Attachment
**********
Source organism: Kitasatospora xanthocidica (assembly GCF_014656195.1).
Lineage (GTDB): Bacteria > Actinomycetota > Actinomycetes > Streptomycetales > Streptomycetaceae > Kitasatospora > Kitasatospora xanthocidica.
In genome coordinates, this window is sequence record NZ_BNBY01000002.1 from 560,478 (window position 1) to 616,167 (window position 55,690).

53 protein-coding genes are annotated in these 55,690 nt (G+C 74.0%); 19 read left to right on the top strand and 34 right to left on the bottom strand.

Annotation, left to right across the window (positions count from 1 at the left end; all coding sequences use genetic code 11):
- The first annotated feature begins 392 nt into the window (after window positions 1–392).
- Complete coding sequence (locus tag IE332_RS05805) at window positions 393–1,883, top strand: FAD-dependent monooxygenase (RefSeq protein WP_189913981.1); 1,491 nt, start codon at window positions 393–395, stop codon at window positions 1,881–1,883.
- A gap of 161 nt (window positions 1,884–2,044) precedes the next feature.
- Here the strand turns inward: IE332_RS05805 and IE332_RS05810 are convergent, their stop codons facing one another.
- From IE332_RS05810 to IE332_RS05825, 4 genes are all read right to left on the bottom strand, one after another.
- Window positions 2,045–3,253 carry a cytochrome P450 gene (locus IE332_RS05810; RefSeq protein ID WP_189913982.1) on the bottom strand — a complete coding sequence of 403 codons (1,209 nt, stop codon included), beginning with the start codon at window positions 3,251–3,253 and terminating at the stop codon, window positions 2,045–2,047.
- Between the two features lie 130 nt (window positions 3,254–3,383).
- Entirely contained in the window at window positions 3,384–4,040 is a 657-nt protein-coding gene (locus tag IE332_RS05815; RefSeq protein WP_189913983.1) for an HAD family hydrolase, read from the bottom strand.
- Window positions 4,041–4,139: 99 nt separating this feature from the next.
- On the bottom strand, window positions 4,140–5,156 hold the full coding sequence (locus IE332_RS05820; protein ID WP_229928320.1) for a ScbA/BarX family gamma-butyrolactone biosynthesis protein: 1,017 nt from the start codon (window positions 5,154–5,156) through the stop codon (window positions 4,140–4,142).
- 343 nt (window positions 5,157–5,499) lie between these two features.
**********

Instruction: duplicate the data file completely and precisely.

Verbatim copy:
Source organism: Kitasatospora xanthocidica (assembly GCF_014656195.1).
Lineage (GTDB): Bacteria > Actinomycetota > Actinomycetes > Streptomycetales > Streptomycetaceae > Kitasatospora > Kitasatospora xanthocidica.
In genome coordinates, this window is sequence record NZ_BNBY01000002.1 from 560,478 (window position 1) to 616,167 (window position 55,690).

53 protein-coding genes are annotated in these 55,690 nt (G+C 74.0%); 19 read left to right on the top strand and 34 right to left on the bottom strand.

Annotation, left to right across the window (positions count from 1 at the left end; all coding sequences use genetic code 11):
- The first annotated feature begins 392 nt into the window (after window positions 1–392).
- Complete coding sequence (locus tag IE332_RS05805) at window positions 393–1,883, top strand: FAD-dependent monooxygenase (RefSeq protein WP_189913981.1); 1,491 nt, start codon at window positions 393–395, stop codon at window positions 1,881–1,883.
- A gap of 161 nt (window positions 1,884–2,044) precedes the next feature.
- Here the strand turns inward: IE332_RS05805 and IE332_RS05810 are convergent, their stop codons facing one another.
- From IE332_RS05810 to IE332_RS05825, 4 genes are all read right to left on the bottom strand, one after another.
- Window positions 2,045–3,253 carry a cytochrome P450 gene (locus IE332_RS05810; RefSeq protein ID WP_189913982.1) on the bottom strand — a complete coding sequence of 403 codons (1,209 nt, stop codon included), beginning with the start codon at window positions 3,251–3,253 and terminating at the stop codon, window positions 2,045–2,047.
- Between the two features lie 130 nt (window positions 3,254–3,383).
- Entirely contained in the window at window positions 3,384–4,040 is a 657-nt protein-coding gene (locus tag IE332_RS05815; RefSeq protein WP_189913983.1) for an HAD family hydrolase, read from the bottom strand.
- Window positions 4,041–4,139: 99 nt separating this feature from the next.
- On the bottom strand, window positions 4,140–5,156 hold the full coding sequence (locus IE332_RS05820; protein ID WP_229928320.1) for a ScbA/BarX family gamma-butyrolactone biosynthesis protein: 1,017 nt from the start codon (window positions 5,154–5,156) through the stop codon (window positions 4,140–4,142).
- 343 nt (window positions 5,157–5,499) lie between these two features.